enter the following: set appserver UseSSLSockets true where true indicates that connections to this Application Server must be encrypted using SSL. the connection times out. 7 To specify that remote Application Servers contacting the Application Server must authenticate. the connection times out. 9 Restart the Application Server. 5 To specify a time-out for responses from a remote Application Server. 8 To specify a port used for communication between Application Servers. enter the following: set appserver SocketTimeout # where # is the maximum number of seconds to wait for a response from an Application Server after the initial connection has already been established. Generally.Configuring the Application Server 4 To specify a time-out for connecting to a remote Application Server. enter the following: set appserver SocketConnectTimeout # where # is the maximum number of seconds for obtaining an initial socket connection to a remote Application Server. 56 BMC BladeLogic Server Automation Administration Guide . enter the following: set appserver RegistryPort # where # is a port number. Once the maximum is exceeded. connections encrypted with SSL also require client authentication. enter the following: set appserver RequireClientAuthentication true where true instructs the Application Server to require authentication from remote Application Servers. 6 To specify that a socket connection use SSL. Once that maximum is exceeded. By default the RegistryPort is set to 9836.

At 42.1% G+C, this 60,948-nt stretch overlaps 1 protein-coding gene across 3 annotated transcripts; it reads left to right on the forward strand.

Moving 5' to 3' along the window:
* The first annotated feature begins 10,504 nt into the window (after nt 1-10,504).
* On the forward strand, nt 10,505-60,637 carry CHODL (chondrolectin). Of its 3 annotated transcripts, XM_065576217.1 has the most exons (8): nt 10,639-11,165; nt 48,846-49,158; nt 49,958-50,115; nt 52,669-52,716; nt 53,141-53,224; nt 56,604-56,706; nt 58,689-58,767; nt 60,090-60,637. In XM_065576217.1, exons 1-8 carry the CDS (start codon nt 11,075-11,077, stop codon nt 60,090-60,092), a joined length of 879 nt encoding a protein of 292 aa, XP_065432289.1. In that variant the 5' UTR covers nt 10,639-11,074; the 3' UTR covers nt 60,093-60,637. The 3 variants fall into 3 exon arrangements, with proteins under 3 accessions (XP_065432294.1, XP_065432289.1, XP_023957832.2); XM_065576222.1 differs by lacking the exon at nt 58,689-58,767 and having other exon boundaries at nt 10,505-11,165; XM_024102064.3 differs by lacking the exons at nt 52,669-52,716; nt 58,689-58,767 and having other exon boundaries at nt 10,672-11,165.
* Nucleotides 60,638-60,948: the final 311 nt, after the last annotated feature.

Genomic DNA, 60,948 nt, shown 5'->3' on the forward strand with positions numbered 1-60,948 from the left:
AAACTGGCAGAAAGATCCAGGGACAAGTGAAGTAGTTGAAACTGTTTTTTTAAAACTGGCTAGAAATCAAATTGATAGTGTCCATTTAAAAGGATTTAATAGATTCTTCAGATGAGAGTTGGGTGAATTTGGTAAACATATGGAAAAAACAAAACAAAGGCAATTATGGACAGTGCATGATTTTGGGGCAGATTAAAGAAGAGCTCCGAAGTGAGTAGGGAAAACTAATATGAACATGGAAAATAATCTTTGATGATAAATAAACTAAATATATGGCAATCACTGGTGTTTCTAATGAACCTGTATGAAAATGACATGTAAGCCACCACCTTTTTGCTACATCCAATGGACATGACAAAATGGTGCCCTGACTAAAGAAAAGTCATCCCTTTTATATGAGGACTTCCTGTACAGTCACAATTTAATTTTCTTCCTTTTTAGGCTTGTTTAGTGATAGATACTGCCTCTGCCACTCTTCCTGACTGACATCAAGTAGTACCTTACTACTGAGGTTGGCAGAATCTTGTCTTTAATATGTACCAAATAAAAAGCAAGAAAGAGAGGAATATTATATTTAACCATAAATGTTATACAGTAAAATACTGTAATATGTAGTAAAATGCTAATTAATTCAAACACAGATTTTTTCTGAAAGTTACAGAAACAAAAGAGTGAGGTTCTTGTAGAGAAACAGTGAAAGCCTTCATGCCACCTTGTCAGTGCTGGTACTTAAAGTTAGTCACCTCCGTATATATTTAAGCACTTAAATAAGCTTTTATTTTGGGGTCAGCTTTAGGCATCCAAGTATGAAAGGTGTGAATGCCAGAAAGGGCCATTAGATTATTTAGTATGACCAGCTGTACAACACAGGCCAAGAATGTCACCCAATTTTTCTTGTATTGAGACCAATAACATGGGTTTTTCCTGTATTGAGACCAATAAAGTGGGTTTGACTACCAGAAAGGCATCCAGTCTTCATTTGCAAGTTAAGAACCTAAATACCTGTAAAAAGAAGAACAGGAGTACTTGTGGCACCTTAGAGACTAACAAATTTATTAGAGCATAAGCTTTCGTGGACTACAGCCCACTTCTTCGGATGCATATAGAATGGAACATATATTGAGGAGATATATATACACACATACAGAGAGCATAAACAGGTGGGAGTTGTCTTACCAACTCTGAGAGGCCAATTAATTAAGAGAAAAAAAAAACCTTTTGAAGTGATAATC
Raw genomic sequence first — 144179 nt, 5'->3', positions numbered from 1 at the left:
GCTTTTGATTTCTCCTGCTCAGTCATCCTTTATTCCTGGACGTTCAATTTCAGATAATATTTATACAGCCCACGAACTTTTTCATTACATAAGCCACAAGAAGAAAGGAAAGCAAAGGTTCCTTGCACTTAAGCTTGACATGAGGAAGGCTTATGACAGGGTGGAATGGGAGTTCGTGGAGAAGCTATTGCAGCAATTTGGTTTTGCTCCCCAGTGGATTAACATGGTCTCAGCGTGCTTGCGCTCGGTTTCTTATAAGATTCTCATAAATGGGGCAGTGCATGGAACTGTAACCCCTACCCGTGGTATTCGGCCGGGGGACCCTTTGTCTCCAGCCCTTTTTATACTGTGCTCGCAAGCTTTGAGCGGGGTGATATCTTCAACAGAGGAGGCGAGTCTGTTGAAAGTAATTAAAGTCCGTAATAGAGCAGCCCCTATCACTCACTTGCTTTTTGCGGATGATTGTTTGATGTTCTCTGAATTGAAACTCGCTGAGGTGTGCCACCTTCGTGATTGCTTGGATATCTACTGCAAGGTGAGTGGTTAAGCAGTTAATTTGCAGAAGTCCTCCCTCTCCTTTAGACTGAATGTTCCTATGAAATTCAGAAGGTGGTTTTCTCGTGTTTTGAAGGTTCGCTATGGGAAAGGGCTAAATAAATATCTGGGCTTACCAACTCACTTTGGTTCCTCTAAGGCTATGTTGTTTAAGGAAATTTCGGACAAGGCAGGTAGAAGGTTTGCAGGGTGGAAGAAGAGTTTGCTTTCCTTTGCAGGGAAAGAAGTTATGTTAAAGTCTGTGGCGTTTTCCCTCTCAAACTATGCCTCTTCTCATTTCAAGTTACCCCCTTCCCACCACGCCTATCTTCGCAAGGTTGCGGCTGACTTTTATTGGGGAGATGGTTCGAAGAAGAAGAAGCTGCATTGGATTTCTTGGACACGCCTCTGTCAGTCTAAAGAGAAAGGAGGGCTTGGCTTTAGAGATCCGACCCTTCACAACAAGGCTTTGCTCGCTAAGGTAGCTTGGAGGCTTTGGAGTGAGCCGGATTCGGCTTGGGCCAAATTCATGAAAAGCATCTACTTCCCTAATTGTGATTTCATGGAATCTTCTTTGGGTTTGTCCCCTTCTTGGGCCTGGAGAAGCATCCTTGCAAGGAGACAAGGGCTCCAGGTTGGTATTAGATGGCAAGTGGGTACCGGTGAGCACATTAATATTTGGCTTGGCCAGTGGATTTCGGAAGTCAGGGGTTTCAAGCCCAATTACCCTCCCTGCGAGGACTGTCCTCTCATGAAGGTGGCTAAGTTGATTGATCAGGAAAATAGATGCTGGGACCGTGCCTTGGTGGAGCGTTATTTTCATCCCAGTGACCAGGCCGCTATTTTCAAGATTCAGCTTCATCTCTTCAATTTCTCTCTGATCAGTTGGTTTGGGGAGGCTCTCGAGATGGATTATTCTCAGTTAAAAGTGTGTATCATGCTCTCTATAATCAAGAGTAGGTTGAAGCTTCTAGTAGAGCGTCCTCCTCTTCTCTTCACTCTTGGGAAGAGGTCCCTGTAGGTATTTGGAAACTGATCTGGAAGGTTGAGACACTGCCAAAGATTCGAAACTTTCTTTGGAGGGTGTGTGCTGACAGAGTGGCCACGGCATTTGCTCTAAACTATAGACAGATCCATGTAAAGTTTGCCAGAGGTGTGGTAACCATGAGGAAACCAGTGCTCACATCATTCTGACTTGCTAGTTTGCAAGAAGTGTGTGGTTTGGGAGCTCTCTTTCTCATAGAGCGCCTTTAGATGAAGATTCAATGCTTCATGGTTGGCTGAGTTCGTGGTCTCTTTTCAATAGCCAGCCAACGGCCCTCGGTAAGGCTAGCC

Therefore you would need to review the log files on both Application Servers.log There are also individual log files for each Application Server deployment.1/NSH/br/deploymentProfileName. In this example. When Application Servers are configured to access the same database. with one job server running on each. By default. the logging information for the job is actually distributed between the log files on both appserver1 and appserver2.log Windows installationDirectory\BladeLogic\8.1\NSH\br/deploymentProfileName. you may have two physical Application Servers (appserver1 and appserver2). the Application Server log file is located in: UNIX /opt/bmc/BladeLogic/8.1/NSH/br/appserver.Configuring the Application Server Considerations for troubleshooting jobs in a MAS environment Each Application Server has a log file which contains information about what is being executed on that Application Server. which means that the log information is also distributed. which by default are located in: UNIX /opt/bmc/BladeLogic/8. For example.lo g Chapter 3 Configuring the Application Server 57 . they automatically attempt to cooperate by balancing their job processing workloads.1\NSH\br/appserver. and the Distribution Manager is dynamically allocating resource and running jobs on both Application Servers as needed.log Windows installationDirectory\BladeLogic\8.